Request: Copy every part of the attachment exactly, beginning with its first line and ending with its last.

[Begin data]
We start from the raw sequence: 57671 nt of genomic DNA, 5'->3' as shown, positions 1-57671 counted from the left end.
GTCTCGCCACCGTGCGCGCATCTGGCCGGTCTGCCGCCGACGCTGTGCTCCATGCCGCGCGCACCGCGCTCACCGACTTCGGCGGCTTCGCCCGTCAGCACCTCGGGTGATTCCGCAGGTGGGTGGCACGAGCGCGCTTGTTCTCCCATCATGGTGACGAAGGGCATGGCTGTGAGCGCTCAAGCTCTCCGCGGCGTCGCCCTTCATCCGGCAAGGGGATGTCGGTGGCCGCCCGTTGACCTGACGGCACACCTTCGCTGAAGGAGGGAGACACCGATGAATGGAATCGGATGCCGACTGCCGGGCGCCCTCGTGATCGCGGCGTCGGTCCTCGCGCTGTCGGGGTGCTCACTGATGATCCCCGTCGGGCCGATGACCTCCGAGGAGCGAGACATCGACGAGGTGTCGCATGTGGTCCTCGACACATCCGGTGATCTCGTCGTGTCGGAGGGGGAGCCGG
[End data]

We start from the raw sequence: 57671 nt of genomic DNA, 5'->3' as shown, positions 1-57671 counted from the left end.
GTCTCGCCACCGTGCGCGCATCTGGCCGGTCTGCCGCCGACGCTGTGCTCCATGCCGCGCGCACCGCGCTCACCGACTTCGGCGGCTTCGCCCGTCAGCACCTCGGGTGATTCCGCAGGTGGGTGGCACGAGCGCGCTTGTTCTCCCATCATGGTGACGAAGGGCATGGCTGTGAGCGCTCAAGCTCTCCGCGGCGTCGCCCTTCATCCGGCAAGGGGATGTCGGTGGCCGCCCGTTGACCTGACGGCACACCTTCGCTGAAGGAGGGAGACACCGATGAATGGAATCGGATGCCGACTGCCGGGCGCCCTCGTGATCGCGGCGTCGGTCCTCGCGCTGTCGGGGTGCTCACTGATGATCCCCGTCGGGCCGATGACCTCCGAGGAGCGAGACATCGACGAGGTGTCGCATGTGGTCCTCGACACATCCGGTGATCTCGTCGTGTCGGAGGGGGAGCCGG